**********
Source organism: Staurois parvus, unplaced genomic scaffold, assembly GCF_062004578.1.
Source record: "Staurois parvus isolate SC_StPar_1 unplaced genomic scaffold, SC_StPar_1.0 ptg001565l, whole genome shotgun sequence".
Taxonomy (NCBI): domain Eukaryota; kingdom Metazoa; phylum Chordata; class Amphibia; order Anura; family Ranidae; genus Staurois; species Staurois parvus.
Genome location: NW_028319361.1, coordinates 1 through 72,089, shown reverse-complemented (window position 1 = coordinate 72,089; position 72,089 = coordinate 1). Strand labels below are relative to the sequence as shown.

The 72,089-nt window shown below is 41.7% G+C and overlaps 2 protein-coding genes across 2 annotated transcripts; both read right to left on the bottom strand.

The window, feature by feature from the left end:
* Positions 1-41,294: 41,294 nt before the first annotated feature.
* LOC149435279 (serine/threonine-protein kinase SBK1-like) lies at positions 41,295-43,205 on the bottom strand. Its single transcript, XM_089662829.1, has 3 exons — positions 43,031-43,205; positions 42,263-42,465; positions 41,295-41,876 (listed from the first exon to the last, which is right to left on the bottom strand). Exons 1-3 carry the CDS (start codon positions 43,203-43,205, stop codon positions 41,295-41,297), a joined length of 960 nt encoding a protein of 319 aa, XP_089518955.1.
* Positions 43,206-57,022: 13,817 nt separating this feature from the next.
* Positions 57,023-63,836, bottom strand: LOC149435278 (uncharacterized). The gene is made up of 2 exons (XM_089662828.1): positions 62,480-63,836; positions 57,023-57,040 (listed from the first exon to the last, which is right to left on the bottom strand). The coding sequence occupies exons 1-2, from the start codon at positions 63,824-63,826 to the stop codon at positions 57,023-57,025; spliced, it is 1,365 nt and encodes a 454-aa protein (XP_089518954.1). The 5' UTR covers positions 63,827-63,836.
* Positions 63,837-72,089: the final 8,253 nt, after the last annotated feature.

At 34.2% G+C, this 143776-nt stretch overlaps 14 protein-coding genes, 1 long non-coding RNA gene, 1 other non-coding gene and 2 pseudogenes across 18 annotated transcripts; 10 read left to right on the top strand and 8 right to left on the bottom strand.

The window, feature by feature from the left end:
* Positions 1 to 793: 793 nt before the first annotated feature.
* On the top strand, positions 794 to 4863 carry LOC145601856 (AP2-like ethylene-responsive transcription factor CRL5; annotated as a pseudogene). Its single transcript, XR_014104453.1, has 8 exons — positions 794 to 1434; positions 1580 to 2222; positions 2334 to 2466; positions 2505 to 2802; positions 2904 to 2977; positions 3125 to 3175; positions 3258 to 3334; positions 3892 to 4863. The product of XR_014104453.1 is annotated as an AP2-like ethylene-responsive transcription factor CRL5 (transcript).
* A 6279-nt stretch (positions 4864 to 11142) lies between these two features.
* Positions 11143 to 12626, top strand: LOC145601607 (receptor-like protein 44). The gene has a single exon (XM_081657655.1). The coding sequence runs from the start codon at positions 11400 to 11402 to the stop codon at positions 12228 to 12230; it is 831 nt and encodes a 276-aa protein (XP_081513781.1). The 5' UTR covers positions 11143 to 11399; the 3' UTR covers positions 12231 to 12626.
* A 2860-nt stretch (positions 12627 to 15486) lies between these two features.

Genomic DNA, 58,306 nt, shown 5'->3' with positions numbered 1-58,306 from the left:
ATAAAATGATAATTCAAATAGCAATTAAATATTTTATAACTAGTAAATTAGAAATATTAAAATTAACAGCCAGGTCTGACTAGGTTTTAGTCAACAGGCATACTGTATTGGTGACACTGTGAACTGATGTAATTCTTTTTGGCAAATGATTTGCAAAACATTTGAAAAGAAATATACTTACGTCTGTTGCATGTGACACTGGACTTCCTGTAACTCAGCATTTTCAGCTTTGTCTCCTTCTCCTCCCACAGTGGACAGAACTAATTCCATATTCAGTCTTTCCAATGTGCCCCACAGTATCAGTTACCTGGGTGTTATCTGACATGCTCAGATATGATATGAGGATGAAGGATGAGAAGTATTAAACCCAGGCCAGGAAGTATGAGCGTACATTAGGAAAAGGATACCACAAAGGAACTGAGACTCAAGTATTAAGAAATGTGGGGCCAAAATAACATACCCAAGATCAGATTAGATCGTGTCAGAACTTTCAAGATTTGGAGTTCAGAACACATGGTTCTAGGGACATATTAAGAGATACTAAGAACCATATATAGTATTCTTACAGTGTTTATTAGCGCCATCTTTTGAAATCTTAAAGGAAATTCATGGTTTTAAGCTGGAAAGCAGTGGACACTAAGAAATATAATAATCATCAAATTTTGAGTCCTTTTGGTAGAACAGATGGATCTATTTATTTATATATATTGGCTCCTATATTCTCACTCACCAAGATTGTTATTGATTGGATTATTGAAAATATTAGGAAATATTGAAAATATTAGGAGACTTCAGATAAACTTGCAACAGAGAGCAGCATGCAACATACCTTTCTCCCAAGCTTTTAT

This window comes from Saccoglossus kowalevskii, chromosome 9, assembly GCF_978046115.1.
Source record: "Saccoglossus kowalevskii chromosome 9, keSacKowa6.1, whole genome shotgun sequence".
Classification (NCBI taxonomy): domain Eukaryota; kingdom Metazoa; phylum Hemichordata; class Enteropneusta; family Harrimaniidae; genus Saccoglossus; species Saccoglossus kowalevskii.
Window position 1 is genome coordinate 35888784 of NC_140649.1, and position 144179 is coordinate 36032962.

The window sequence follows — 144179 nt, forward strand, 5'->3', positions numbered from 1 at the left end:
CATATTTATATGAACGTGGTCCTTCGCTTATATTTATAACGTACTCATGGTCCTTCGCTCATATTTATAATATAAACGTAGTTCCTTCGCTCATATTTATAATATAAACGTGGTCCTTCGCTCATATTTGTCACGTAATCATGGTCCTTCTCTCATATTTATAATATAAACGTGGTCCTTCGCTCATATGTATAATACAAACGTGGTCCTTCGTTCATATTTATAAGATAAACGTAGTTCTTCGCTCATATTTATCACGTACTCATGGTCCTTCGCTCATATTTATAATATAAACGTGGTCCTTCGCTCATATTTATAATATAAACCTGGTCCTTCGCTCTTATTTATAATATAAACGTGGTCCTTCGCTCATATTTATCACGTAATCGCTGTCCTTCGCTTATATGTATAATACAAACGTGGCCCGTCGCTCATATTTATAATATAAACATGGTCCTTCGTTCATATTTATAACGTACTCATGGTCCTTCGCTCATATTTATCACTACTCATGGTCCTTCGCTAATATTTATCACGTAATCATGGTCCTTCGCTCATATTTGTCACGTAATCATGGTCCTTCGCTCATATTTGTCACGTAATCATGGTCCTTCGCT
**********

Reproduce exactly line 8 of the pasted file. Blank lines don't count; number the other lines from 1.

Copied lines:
* LOC149435279 (serine/threonine-protein kinase SBK1-like) lies at positions 41,295-43,205 on the bottom strand. Its single transcript, XM_089662829.1, has 3 exons — positions 43,031-43,205; positions 42,263-42,465; positions 41,295-41,876 (listed from the first exon to the last, which is right to left on the bottom strand). Exons 1-3 carry the CDS (start codon positions 43,203-43,205, stop codon positions 41,295-41,297), a joined length of 960 nt encoding a protein of 319 aa, XP_089518955.1.